The full implementation of the N6.03 trillion 2016 budget will depend on the ability of the federal government to meet its revenue targets, the Minister of Finance, Mrs. Kemi Adeosun, has said.
The minister spoke yesterday at the House of Representatives sectoral debate on economic diversification and said: “I cannot promise that every single agency would receive every money appropriated for them (because) the budget is an estimate and funds would be released based on revenue.”
Assuring the legislators, however, that government was committed to ensure that available funds were judiciously deployed, monitored and backed by result measurement, she said that efforts were being intensified to boost revenue generation outside the sale of crude oil.
Adeosun said despite the paucity of funds, ministries, departments and agencies (MDAs) were not required to lobby to access funds, adding that the funds would only be released after the needs had been determined and prioritised.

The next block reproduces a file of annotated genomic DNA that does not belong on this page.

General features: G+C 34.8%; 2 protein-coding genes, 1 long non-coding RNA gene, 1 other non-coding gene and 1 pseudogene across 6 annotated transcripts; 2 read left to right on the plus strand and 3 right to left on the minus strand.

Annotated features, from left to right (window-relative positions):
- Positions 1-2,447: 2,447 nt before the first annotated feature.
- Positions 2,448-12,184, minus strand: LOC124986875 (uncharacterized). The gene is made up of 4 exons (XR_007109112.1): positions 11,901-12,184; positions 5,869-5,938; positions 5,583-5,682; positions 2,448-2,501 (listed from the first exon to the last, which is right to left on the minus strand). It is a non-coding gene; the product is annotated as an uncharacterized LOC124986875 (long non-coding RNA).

She added that MDAs would only be able to access funds for capital projects after providing full details of planned expenditure. “You have to tell us what you want to do with the money, but for capital projects, we would measure,” the minister explained.
To ensure that the revenue projections were met for better budget implementation, she said the federal government was looking to improve efficiency in collection of taxes, custom duties and levies.
Adeosun unveiled plans to improve the efficiency of the Nigeria Customs Service (NCS) to collect duties and levies by modernising their equipment and improving personnel welfare, which she said was below that of other paramilitary agencies.